Saying Kaddish - the prayer that those in mourning say - has been hard. But not just for the reasons you think. I plan, eventually, to write a blog post about my experiences of my first week saying Kaddish for my sister z"l* after shiva**. In the meantime, I had an experience this morning that affected me very deeply and was so very special.
For two years, one of our dearest friends was fighting his own cancer. Things looked up, then they looked grim. We cried a lot; we prayed even more. We were fiercely davening (praying), saying tehillim (psalms) and desperately trying to provide assistance to his far-too-competent wife (also a beloved friend). Last year, thank God, he finally received a clean bill of health, notice of remission, and gave me the go ahead to remove his name from my tehillim list for a refuah shlema (a full healing, basically). I continued davening to express my gratitude that this friend would remain in our lives, and go on to continue getting back to "normal."
This friend is also a Cohen***. While he was in the midst of his struggle, he could not perform his Cohen duties, which include saying a special blessing during morning services. At the same time, we moved apartments. It was only a few blocks away, but too far from our shul (synagogue) to go regularly.
This morning, I went to services to say Kaddish for my sister. As is usual during the week, I was the only woman present. The chairs are stacked up, so it's just me, in my one chair, on my side of the mechitza (divider). Without realizing it, I had positioned myself on the other side of the mechitza from this very same friend. When it came time for the Cohanim (plural) to make their blessing, I suddenly realized that I hadn't heard him doing his Cohen duties in a very, very long time. The Cohen blessing is one of my very favourite parts of the service, and to see my friend going up to the front of the room made me smile.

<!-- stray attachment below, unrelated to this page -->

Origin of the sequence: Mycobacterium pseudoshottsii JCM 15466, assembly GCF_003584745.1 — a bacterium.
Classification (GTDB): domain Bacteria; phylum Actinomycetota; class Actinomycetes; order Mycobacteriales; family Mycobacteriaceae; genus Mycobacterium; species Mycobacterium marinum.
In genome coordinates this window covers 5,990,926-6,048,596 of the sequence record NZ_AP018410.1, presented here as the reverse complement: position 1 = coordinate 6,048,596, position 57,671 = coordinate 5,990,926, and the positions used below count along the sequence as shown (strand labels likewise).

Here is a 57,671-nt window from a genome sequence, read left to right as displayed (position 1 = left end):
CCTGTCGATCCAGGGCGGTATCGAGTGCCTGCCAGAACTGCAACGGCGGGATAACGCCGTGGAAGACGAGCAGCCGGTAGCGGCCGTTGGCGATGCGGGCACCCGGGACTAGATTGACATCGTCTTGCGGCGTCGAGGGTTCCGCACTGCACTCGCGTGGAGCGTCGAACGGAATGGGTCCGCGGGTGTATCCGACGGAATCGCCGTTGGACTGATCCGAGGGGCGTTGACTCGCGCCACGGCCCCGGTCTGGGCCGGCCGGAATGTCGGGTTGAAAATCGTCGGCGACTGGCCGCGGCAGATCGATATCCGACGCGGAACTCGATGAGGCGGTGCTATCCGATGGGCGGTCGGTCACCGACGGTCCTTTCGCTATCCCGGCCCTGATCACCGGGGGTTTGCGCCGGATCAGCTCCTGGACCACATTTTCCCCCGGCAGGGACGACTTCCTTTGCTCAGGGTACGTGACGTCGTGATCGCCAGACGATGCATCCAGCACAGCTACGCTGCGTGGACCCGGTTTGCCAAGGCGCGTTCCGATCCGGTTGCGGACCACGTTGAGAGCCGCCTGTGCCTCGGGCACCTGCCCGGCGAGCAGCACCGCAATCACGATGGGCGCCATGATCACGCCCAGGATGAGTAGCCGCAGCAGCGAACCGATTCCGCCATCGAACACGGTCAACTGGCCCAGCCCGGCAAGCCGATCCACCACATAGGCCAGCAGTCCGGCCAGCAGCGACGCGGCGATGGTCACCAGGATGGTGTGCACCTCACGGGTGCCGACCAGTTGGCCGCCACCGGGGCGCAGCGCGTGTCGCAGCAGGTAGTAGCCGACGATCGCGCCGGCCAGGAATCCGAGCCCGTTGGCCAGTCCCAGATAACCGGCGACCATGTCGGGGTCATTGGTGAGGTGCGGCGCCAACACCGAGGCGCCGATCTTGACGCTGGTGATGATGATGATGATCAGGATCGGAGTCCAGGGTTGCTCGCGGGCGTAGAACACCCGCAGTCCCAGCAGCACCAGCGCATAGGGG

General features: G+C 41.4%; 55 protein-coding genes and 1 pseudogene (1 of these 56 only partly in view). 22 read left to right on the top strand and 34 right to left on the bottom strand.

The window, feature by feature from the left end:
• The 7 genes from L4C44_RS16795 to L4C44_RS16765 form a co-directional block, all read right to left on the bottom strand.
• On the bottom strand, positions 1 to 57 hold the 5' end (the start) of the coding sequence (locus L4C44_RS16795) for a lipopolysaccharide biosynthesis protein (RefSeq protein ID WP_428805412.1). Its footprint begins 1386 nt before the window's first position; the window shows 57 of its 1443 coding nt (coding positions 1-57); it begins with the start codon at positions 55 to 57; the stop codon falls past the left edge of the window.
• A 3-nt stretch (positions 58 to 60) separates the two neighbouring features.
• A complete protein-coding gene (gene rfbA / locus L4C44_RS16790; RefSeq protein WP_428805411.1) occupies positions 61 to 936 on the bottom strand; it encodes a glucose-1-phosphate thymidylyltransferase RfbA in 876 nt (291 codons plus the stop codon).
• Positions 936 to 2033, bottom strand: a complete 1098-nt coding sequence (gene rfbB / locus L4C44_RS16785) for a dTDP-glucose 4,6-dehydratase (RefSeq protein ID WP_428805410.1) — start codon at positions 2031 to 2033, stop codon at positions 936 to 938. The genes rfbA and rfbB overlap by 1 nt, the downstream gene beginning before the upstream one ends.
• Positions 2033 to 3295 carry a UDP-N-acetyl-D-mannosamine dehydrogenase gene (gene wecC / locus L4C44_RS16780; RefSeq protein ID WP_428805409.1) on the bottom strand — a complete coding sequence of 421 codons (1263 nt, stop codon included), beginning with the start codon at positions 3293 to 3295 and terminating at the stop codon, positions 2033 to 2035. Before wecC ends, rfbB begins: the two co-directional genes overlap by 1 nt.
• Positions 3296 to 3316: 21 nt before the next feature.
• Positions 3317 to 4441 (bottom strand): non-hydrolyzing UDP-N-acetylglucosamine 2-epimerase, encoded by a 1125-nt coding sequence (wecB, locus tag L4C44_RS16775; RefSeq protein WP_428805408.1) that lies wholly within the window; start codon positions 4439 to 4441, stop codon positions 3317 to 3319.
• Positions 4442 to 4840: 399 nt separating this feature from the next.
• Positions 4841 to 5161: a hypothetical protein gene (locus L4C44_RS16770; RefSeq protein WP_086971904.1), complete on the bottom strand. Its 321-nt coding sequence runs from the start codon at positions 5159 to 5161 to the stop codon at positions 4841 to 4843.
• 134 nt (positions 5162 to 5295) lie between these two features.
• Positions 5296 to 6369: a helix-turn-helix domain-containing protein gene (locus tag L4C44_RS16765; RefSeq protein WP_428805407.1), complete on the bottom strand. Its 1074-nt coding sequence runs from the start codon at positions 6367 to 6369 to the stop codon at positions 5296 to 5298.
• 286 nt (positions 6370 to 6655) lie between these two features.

Then I realized: here I am, saying Kaddish for my beloved sister who never even really had a chance to fight her cancer, while being given a blessing from a beloved friend who struggled so long and hard to come through his battle with this devastating disease. We were so scared for so long, and, Baruch Hashem, there he was, standing where he belonged, looking healthy and serene, sending out God's blessing to us all.
I was so grateful and so moved. I simply don't know how to put into words how beautiful a moment that was for me. To receive such a blessing at the moment of such devastation fills my heart. I tried to explain this to my friend, and he got it. I know Pamela would get it, too.
May the neshama of Ayala Pamela bat Avraham v'Leah be elevated.
* Zichrona Livracha - may her memory be a blessing
** Shiva - seven days of mourning
*** Cohen - priestly class.